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Regional ArtJunkie: Vestibules to Palaces, Wisconsin's Art Venues

by Gary John Gresl

For several decades, I have been observing the nature of Wisconsin’s visual art venues.  They have come and gone, evolved and devolved, and many of them have been defined by the persons and personalities that managed them.  We all can look about us and size up the complexion of the art facilities, making judgments about how excited we might be if our works were hung in them.  Over enough time, as realities of the art marketplace come clear to us, there is bound to come some disillusionment.  All venues are flawed.

I have also listened to various artists speak good or ill about some venues.  Will exhibiting in this or that help or hinder one’s professional status?  What will people think if we show in that one?  Is the effort worthwhile? What benefit is there to showing on the walls of a restaurant…or in the Madison Museum of Contemporary Art?  What good comes of showing in Rhinelander vs. Milwaukee?

Are there opportunities to avoid, or is any opportunity to exhibit before a formerly unreached audience good enough?  How does the prestige angle play into your exhibit record…and just how many exhibition opportunities do you actually get?

What do you think?  Do we have a large number of venues, and how many can be termed high quality physical spaces?  Do you shiver or cower at the idea of exhibiting in some of them?  For example, how do you feel about showing in the local coffee house? The Calatrava? The corridors of the Wisconsin Arts Board? The hallways of a local retirement home?  How about the smaller cities of Wausau, Marshfield, Eau Claire or Beloit?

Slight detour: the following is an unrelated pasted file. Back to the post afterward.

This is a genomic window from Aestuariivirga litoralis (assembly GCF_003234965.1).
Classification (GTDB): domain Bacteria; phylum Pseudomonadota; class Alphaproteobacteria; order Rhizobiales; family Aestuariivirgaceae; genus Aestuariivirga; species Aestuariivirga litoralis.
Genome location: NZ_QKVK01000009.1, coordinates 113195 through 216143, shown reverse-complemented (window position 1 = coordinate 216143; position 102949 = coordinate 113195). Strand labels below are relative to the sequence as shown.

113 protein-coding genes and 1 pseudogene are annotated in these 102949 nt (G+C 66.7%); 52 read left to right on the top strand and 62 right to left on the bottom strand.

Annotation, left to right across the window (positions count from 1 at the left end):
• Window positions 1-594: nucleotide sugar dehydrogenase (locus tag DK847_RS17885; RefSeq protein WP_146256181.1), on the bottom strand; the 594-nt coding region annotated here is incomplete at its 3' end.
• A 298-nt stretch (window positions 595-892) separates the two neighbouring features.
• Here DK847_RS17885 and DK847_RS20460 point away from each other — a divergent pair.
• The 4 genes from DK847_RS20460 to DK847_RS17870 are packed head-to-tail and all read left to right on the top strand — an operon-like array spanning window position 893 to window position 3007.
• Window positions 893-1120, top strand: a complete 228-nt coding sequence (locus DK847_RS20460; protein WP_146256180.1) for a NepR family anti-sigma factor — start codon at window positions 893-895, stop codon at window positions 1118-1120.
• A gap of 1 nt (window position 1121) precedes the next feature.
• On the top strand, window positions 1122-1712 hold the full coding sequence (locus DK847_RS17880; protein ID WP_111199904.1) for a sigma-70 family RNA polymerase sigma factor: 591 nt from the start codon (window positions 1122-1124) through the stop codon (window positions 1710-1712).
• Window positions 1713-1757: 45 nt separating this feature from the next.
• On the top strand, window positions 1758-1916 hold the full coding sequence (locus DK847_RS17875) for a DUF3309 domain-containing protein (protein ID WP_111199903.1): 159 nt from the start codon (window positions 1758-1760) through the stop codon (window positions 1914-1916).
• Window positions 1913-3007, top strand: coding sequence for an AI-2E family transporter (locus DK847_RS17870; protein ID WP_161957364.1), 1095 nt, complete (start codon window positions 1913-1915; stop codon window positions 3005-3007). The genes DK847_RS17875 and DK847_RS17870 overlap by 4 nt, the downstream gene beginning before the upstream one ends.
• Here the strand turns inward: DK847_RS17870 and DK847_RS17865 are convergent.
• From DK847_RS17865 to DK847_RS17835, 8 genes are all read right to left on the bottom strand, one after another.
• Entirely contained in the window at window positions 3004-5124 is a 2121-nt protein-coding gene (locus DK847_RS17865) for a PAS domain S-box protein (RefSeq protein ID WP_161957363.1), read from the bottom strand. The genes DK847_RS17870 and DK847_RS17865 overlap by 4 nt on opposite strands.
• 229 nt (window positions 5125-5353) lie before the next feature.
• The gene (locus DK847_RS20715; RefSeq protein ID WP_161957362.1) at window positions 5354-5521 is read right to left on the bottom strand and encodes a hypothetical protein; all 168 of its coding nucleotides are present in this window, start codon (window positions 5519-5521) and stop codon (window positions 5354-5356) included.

The SE Chapter of WP&S has recently been offered two Milwaukee venues for shows, and the nature of these has brought about some discussion.  One of them is the first floor interior of the Ruess Federal Plaza Building on Wisconsin Avenue, and the other is the Uihlein Peters Gallery in the St. John’s retirement home on North Prospect Drive.

Neither one is ideal.  Neither one offers the highest prestige.  Neither will likely attract the attention of focused museum professionals or high end gallery operators.  They are not places for the snooty.

But, in their favor, some audience will be reached that would likely not be exposed to our art…or any art at all.  Both have persons managing them that are interested in exhibiting good quality art and enhancing the local culture, as well as their own positive image.  They do provide circumstances for showing art that might otherwise be stored and/or ignored.  They offer some additional community involvement that may enhance the local art culture and attract more attention to the visual arts.